The international press was recently alerted to the construction of an ungainly building that threatened to dwarf the Sydney Opera House. The world was up in arms: this 20th century landmark that has given a new image to Australia might be in danger.
Here in Phnom Penh all eyes can see that the National Sports Complex is being boxed up in a reinforced concrete jungle that will kill it gently. A contract signed in May 2000 between the government and a Taiwanese developer, Yuan Ta, states that in exchange for refurbishing the buildings, the company had the right to build: three hotels, a six-story "entertainment" building, an office building, a multistory shopping mall - and a partridge in a pear tree.
There are a few down-to-earth technical reasons why this building work has to stop.
1. It is erroneous to consider the unbuilt areas of the Sports Complex as "free space". When all the stadium, sports grounds, sports hall, outdoor grandstand and swimming pool are filled to capacity this can total 100,000 people.
At the end of a major sports event everybody gets up and leaves at the same time. Straight into the busy streets full of traffic? No, to the so-called "free space" around the buildings, from where they can gradually scatter. One hundred thousand people take up a lot of room - around 24 acres. If this complex is to house major sports events, rallies, and concerts it has to respect this basic safety rule - preserve enough space to avoid panic and crushing.
Conclusion - no new building whatsoever should be allowed.
2. The site plan shows that about one sixth of its 96 acres is moats and drainage systems that are an integral and vital part of the design in collecting monsoon rain.
When 10 cm of rain falls in a few hours, then 40,000 M3 of water has to be rapidly drained to avoid flooding. Construction is taking place in the moats that will destroy the waterflow and drainage system irremediably.
Consequence - catastrophic flooding in the surrounding area of the city.
3. One hundred thousand people need the toilets and sewage system that were integrated in the initial design. This is also being destroyed by the present construction work. Consequence - a major health hazard.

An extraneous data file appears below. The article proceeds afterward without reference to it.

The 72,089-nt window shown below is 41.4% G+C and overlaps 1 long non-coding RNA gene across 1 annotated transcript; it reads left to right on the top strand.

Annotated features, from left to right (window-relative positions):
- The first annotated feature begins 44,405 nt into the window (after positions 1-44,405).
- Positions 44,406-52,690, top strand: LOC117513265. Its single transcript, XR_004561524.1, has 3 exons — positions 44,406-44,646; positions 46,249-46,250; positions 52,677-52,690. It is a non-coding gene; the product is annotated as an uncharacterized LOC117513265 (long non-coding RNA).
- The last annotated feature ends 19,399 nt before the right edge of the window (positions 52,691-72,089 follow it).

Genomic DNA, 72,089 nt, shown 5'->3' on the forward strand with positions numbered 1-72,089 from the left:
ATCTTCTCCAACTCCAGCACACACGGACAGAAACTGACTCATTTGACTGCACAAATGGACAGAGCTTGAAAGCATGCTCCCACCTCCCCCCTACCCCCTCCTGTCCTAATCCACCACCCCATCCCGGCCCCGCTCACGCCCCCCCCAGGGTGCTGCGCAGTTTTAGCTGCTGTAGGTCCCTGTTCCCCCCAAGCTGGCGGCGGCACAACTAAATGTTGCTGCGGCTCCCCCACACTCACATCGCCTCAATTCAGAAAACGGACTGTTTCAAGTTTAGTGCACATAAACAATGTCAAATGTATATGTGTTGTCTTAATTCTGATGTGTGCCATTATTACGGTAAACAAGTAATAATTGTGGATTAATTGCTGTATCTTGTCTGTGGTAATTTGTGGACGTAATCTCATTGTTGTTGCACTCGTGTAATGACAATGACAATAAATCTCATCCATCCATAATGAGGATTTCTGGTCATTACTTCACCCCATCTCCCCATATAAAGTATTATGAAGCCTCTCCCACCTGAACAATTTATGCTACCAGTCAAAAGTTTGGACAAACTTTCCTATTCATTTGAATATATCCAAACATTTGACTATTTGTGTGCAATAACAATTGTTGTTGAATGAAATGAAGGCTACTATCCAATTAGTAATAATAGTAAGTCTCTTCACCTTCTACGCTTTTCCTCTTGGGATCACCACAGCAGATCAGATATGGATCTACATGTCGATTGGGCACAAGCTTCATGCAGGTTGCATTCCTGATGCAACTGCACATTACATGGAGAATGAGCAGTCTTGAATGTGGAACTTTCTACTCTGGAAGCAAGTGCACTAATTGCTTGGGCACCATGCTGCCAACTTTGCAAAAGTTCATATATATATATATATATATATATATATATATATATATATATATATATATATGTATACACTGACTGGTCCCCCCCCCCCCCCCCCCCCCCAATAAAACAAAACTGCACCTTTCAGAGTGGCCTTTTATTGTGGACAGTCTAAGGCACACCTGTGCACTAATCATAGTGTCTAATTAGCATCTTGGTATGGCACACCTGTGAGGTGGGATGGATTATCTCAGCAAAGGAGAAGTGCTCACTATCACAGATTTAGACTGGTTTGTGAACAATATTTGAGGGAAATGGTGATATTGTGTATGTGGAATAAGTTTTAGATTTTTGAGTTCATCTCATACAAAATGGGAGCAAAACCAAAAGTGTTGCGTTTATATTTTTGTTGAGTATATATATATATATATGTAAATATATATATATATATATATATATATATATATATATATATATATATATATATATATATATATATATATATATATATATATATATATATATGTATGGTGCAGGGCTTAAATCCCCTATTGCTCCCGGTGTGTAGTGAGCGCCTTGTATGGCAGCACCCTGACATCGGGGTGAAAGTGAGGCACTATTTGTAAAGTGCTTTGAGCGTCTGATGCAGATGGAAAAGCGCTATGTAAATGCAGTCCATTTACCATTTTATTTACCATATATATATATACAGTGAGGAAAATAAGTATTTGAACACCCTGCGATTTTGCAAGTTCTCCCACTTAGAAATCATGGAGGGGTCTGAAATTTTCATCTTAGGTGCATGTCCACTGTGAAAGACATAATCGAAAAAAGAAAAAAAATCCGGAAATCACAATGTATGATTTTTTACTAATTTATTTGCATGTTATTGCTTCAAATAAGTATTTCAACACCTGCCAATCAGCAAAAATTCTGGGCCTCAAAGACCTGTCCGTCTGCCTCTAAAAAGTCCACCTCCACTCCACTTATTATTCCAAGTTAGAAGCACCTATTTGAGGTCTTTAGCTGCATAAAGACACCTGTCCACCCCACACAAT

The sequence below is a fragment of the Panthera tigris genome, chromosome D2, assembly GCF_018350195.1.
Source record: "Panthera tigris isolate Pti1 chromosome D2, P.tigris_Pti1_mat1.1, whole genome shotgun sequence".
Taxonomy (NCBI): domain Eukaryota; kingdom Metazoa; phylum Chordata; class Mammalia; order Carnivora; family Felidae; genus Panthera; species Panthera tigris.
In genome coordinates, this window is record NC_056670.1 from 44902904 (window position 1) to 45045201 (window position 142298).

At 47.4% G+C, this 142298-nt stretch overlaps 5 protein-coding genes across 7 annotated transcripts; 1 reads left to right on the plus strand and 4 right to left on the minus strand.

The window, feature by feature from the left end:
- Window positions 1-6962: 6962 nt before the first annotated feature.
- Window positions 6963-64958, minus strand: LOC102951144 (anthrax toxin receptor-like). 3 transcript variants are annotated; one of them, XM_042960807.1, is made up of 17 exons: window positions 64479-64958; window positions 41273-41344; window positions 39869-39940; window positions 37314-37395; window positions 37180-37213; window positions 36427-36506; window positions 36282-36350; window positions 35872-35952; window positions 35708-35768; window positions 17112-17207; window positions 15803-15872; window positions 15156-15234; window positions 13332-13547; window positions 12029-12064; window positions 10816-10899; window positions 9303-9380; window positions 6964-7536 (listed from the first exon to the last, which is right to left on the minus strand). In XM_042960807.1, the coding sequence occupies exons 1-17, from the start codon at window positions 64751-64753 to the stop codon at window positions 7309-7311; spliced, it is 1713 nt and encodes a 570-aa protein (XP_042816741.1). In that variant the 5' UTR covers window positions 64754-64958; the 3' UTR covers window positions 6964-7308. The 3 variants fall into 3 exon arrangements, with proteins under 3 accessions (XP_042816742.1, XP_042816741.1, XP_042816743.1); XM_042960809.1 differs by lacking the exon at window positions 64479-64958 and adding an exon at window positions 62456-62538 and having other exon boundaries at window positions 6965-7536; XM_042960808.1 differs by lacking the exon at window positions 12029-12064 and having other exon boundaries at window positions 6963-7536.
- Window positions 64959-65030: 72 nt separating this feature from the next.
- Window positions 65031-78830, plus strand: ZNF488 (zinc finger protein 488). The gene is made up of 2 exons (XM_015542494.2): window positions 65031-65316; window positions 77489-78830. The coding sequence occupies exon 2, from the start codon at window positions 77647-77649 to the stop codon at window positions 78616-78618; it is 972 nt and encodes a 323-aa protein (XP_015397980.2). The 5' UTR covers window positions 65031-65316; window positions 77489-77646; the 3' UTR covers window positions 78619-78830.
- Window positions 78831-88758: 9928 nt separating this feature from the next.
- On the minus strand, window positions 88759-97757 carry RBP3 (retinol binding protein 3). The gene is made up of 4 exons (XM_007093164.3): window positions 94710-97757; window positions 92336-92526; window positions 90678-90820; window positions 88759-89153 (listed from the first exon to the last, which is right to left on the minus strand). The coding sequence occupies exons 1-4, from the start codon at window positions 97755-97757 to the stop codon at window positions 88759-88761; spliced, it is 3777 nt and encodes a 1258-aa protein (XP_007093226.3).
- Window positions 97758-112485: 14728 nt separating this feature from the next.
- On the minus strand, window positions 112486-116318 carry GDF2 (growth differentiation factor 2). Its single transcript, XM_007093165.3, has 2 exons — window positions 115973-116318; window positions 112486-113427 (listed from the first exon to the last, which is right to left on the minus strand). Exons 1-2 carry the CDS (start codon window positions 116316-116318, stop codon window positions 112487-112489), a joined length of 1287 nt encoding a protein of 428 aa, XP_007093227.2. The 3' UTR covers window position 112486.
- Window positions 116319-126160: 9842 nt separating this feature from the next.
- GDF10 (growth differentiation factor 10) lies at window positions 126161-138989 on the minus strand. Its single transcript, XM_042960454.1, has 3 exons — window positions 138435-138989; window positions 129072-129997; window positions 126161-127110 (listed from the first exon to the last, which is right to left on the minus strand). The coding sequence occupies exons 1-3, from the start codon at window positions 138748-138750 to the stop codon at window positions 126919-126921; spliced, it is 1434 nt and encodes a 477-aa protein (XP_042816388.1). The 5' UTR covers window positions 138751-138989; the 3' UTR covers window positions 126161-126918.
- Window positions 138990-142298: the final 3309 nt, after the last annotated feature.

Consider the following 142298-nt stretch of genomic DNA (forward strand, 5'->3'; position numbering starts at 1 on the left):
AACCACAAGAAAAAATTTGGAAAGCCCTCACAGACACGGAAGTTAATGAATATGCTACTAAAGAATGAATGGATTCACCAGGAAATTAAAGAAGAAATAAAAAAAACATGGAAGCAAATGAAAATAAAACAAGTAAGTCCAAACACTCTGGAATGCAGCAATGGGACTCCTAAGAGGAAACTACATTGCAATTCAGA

The most important reason to protest about this wanton destruction resides in the simple fact that the National Sports Complex is a work of art - far more than just an elaborate football pitch.
Inaugurated in 1964, an enthusiastic crowd shrieked its joy. A small third-world country had achieved the feat of building a gargantuan sports complex to international "Olympic" standards comprising:
- A 60,000 seat stadium
- An external grandstand for 8,000 spectators, an indoor sports hall for 8,000 spectators, changing rooms, restaurants and a reception area
- Eight tennis courts
- 16 volleyball and basketball courts
- A swimming pool and diving pool with seating for 8,000 and prize-winner's podium.
In the sixties, with its gold-colored galvanized aluminum cladding and pointed spires emerging from its roof, the building was widely acclaimed and attracted the attention of the press throughout the world. The Japanese were amazed that Cambodia could achieve this at a time when Japan itself was only beginning to find its way in modern architecture.
Is this not a part of Khmer heritage as significant as Angkor? Does it not merit the same respect and protection accorded these ancient monuments of Cambodian prowess?
In the same way that the Sydney Opera House has contributed to creating world renown for Australia, it can contribute to building a positive image of Cambodia. It has the potential to house international sports events, gatherings that draw tens of thousands of people but also as an architectural wonder in its own right it can contribute to tourism, just as Kenzo Tange's 1964 Olympic Stadium in Tokyo has done.
It is an asset that should not be squandered. Nobody in their right mind can imagine Cambodia financing another sports complex of this status. Every country dreams of having such a tool: Paris only recently acquired its "Parc des Princes", London has its "Wembley", and Phnom Penh has its "Forum of the People" as it was known in the Sixties. And it rightly belongs to the Cambodian people as part of their heritage.
Note: the stadium was Vann Molyvann's masterpiece. He was the first qualified Cambodian architect after independence and trained at the Ecole Nationale Superieure des Beaux-Arts in Paris from 1949 to 1955. He was a major contributor to the achievements in modern architecture of the Sangkum Reastr Niyum, realizing literally hundreds of buildings throughout the Kingdom. Some other important works by him are Chamkar Morn State Palace, Chaktomuk Conference Hall, the Council of Ministers, the Ministry of Finance, and the Institute of Languages.
Helen Grant Ross, Architect-Urbanist DPLG, History of Architecture DEA, is a dual French/British national who has lived in Phnom Penh since 1997. She was coordinator and lecturer at RUFA's Faculty of Architecture and Urbanism for three years. She has been working since 2000 with Australian historian Darryl Collins on investigating the territorial development and architecture achieved under the Sangkum era (from 1953-1970).